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FDA authorizes Pfizer Covid-19 vaccine booster shots, but only for certain groups – MedCity News

 

The FDA has cleared the way for booster shots of the Pfizer and BioNTech Covid-19 vaccine, authorizing the shots for the elderly and others vulnerable to infection from the novel coronavirus.

The announcement late Wednesday is not an approval. It’s an amendment to the emergency authorization that was granted late last year, permitting a single booster dose given at least six months after the second shot of the two-shot regimen. Last month, the FDA amended the emergency authorization to permit an additional dose of the Pfizer/BioNTech vaccine for those with weakened immune systems. The FDA’s latest action goes further, authorizing booster shots for those 65 and older; adults 18 to 64 who are at high risk of severe Covid-19; and adults 18 to 64 whose work puts them at high risk of developing complications from the virus. That last category includes healthcare workers, teachers, daycare workers, grocery staff, as well as people in homeless shelters and prisons.

With the booster shots now authorized, the next step is for the Centers for Disease Control and Prevention’s Advisory Committee on Immunization Practices to make a recommendation about how booster shots should be used. The committee met on Wednesday and is scheduled to continue meeting Thursday.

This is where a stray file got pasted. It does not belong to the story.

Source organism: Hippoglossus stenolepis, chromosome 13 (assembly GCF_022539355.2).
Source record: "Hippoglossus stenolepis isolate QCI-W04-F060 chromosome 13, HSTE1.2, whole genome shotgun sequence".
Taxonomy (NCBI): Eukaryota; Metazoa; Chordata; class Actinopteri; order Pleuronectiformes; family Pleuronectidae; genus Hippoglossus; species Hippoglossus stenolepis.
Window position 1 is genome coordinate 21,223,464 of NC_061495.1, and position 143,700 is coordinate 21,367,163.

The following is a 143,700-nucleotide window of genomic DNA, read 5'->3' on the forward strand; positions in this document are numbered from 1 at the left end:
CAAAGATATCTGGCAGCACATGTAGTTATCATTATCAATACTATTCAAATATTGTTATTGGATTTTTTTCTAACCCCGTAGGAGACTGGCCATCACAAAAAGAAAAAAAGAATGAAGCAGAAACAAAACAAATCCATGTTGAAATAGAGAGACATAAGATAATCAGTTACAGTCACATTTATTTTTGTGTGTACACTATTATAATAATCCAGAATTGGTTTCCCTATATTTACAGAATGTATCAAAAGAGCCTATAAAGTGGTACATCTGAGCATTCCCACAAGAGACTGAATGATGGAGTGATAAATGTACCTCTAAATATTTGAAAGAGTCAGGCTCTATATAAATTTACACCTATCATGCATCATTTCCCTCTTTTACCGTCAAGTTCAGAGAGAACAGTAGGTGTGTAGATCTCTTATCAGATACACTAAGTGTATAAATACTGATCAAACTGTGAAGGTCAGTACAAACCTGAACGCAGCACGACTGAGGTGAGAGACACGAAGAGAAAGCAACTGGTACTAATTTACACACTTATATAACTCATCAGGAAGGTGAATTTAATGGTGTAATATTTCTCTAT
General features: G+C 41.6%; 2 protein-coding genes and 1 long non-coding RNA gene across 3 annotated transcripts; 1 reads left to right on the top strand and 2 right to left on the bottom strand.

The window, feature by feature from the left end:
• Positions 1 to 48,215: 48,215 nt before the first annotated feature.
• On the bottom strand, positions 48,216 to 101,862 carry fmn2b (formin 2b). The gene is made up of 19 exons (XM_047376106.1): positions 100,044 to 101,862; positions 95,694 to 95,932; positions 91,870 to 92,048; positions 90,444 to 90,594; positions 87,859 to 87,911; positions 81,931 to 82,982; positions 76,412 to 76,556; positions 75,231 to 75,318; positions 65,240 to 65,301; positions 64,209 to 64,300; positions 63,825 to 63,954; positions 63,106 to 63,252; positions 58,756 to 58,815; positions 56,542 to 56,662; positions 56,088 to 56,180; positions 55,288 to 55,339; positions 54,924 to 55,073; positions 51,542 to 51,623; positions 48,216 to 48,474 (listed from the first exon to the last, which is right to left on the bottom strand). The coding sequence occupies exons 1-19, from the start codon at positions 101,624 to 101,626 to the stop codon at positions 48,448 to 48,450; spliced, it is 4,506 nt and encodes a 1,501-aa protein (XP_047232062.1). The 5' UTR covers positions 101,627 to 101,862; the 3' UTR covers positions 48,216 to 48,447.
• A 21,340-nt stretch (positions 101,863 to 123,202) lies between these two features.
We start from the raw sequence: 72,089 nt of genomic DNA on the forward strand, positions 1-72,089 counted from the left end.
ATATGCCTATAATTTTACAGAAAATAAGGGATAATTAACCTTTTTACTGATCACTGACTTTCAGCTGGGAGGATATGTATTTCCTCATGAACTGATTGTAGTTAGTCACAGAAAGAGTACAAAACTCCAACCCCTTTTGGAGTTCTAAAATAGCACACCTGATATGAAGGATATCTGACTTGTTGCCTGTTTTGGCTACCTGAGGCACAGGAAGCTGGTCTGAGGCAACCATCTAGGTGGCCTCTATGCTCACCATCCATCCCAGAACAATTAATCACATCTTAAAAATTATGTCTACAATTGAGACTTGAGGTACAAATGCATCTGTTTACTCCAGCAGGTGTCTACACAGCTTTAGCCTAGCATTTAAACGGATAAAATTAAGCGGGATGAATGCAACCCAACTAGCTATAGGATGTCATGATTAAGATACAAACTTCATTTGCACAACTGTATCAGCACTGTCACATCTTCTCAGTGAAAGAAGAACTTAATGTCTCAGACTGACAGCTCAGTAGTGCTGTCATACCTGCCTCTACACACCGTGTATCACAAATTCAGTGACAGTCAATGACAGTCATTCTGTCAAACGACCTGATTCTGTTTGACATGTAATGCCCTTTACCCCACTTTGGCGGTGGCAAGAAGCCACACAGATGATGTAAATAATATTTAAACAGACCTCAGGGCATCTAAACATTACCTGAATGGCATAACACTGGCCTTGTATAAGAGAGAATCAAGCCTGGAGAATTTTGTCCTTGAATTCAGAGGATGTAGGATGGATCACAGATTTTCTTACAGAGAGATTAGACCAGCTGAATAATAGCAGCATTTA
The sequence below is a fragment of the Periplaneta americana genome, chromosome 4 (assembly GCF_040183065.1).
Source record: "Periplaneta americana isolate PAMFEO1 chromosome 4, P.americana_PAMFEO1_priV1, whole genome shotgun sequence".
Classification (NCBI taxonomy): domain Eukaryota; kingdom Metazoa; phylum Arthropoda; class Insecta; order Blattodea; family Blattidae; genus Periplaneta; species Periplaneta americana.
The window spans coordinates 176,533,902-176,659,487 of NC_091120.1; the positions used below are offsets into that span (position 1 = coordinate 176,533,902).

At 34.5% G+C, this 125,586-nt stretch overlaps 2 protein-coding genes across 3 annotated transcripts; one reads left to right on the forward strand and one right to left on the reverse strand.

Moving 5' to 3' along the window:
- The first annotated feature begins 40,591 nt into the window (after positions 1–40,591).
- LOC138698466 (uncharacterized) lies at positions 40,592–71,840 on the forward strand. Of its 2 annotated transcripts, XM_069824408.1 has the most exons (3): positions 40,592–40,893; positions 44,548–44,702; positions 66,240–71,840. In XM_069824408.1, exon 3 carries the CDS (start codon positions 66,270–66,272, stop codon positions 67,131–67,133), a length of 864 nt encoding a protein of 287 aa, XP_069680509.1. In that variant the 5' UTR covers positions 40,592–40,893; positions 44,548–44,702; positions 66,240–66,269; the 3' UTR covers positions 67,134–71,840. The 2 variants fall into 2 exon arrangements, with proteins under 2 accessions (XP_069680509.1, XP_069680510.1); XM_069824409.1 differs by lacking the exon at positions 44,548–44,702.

The FDA approved the Pfizer and BioNTech vaccine on Aug. 23 for those 16 and older. Two days later, Pfizer formally asked the FDA to expand the vaccine’s approval to include booster shots for all of those covered by the initial approval. The vaccine’s use in adolescents 12 to 15 is covered under emergency authorization.

The FDA’s decision to permit boosters by making another amendment to the emergency authorization is consistent with the recommendations of an FDA advisory committee. Last week, the independent panel overwhelmingly voted against Pfizer’s application seeking approval of booster shots. Among the concerns was the lack of data supporting the need for boosters, as well as insufficient information about the safety risks of an additional shot—particularly in young males. Cases of myocarditis, or inflammation of the heart muscle, have been reported in rare instances. Most of those cases were in young males, which gave some of the committee members pause.

The FDA’s authorization of boosters only covers the Pfizer/BioNTech vaccine. Johnson & Johnson has been circumspect with its booster shot data, though it released a bit more this week, saying that its clinical trials show a second shot two months after the initial vaccination led to 94% protection against Covid-19. At 14 days or later following the initial vaccination, the booster provided 100% protection against severe disease. Last week, Moderna reported it had data showing that a booster lowered the risk of breakthrough infection when given a median of eight months after the first dose. J&J and Moderna have not yet formally asked the FDA to amend their respective emergency authorizations to include booster shots.

Photo: wikimedia commons

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